It was with these costs in mind that Barclay reintroduced legislation in the beginning of February that would limit each senator to 125 bills and each Assembly Members to 50 bills during each session. In practice this would seriously retrain state legislators, with about half of the Senate and Assembly currently exceeding their respective limits.
“We tried to strike a balance,” said Barclay, who wanted to ensure that legislators could still advance meaningful priorities. His reason for promoting a change was that the current practice requires an enormous amount of money and time and doesn’t always serve the people’s interests with maximum efficiency.
Exercises in futility
The expense and inefficiency of so many bills has repeatedly been a concern for the Brennan Center, which has documented years of waste. The center tackled this specific issue in reform recommendations for 2006 and 2008.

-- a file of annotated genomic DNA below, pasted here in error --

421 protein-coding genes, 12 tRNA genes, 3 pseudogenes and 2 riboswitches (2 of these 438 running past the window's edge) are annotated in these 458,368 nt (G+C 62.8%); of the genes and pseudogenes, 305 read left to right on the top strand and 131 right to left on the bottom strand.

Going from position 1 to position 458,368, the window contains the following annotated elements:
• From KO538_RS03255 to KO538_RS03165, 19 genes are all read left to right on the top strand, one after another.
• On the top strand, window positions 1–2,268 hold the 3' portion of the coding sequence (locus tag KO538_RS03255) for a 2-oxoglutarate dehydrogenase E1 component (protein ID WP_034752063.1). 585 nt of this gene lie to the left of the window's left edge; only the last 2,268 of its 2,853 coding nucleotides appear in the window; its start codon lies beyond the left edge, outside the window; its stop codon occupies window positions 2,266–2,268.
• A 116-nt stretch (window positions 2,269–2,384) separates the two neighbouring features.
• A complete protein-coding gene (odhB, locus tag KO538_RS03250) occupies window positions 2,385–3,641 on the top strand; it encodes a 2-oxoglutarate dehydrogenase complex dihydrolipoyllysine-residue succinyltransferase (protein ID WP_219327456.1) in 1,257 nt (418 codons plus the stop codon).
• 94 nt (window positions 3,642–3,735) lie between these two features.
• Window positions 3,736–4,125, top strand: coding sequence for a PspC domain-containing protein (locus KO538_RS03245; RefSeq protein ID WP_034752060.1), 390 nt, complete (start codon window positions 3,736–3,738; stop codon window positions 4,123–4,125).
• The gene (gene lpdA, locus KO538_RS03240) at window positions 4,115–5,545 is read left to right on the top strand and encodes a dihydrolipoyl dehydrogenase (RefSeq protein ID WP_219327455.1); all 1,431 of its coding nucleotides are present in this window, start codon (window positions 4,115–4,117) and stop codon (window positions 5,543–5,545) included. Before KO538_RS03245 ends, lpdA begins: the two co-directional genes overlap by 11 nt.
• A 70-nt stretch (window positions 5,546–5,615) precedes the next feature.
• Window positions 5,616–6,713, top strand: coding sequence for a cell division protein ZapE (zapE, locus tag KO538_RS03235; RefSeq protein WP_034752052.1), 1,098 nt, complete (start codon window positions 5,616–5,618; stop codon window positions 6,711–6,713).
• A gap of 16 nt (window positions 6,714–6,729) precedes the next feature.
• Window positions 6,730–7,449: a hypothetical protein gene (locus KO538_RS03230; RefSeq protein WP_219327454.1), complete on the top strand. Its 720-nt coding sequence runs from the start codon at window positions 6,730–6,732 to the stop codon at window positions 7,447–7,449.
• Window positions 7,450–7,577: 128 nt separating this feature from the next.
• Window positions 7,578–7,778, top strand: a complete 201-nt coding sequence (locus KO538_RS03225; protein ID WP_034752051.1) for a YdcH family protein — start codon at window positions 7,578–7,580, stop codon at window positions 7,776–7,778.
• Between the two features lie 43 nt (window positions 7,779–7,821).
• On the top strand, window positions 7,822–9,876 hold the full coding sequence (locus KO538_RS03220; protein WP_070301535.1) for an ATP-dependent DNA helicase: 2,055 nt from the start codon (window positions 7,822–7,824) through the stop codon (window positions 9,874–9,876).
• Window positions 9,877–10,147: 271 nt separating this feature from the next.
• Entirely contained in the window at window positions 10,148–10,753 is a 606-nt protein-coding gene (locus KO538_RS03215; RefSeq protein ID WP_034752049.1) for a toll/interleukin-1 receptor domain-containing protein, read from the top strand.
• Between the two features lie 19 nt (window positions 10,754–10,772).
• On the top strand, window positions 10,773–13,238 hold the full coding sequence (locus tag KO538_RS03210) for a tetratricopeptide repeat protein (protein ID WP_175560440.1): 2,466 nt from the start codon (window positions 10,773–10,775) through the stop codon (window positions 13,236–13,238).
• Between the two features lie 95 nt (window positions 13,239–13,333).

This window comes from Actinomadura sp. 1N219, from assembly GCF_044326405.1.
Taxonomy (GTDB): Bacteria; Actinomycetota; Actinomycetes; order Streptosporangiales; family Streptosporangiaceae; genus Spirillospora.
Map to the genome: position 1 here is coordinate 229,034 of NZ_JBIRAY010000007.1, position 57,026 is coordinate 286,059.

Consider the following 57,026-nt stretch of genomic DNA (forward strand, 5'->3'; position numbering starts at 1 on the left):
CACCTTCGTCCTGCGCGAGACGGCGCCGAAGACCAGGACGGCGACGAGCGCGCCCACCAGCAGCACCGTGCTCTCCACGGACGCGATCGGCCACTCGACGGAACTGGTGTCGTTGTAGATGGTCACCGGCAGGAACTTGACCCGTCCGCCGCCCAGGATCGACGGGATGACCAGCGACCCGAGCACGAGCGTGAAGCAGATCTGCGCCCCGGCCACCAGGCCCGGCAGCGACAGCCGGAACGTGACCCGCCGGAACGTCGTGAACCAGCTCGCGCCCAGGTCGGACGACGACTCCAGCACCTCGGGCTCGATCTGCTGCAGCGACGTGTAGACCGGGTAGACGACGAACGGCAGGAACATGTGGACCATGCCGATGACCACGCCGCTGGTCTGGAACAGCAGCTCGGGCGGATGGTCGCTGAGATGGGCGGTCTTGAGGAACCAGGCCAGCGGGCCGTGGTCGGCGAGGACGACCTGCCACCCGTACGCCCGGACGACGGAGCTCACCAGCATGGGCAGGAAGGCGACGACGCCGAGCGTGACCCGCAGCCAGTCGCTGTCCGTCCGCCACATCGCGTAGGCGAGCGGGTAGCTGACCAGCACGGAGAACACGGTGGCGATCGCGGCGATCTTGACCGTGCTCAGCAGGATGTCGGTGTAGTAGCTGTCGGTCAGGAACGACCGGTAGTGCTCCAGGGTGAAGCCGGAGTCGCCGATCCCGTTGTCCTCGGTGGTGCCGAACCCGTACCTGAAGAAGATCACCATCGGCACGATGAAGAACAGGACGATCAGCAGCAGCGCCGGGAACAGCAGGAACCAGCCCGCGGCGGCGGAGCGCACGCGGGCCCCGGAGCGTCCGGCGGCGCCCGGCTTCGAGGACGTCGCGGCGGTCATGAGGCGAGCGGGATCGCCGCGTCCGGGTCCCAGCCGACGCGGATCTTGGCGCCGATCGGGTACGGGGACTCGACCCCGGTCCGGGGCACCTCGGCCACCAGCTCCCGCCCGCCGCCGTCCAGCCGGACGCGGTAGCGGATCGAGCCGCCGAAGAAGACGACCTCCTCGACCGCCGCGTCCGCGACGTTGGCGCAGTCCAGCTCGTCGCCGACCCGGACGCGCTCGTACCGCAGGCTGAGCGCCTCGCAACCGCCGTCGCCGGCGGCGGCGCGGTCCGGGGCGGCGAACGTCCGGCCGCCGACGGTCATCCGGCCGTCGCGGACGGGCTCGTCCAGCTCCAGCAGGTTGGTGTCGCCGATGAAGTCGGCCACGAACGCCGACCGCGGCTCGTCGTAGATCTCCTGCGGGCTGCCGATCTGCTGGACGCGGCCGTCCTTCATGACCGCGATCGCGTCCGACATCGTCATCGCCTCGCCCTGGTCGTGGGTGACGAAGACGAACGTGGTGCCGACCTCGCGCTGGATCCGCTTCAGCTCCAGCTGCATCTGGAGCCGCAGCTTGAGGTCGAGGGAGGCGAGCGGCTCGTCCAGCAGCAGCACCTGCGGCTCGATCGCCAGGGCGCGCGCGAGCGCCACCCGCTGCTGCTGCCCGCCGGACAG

The center’s 2008 report, “Still Broken: New York State Legislative Reform,” noted that 18,239 bills had been introduced in 2008 but only about 9 percent successfully navigated through the Senate and the Assembly. For context, the Brennan Center reported that New Jersey had the next-highest bill introduction rate that year, with only one-third of New York’s total. Fewer than 11,000 bills and resolutions were introduced that year by the U.S. Congress.
This poor performance was repeated in 2009, when the Council of State Governments recorded that New York enacted 507 laws, or 3 percent of the total proposed that year. That year Texas came in second to New York, with half as many introduced bills and nearly three times as many enacted laws.
One of the main reasons for this poor passage rate is that some legislators reintroduce the same bills every year, even though they haven’t passed in the past.
The worst offenders in both chambers of the Legislature are also tops in bills introduced so far this year. Earlier in the week, Democratic Senator Carl Kruger had introduced 340 bills, of which only five were new, and Democratic Assemblyman Steven Englebright had introduced 234 bills, of which only three were new. In terms of effectiveness, only about 1 percent of Kruger’s bills passed in the previous session and only about 2 percent of Englebright’s passed.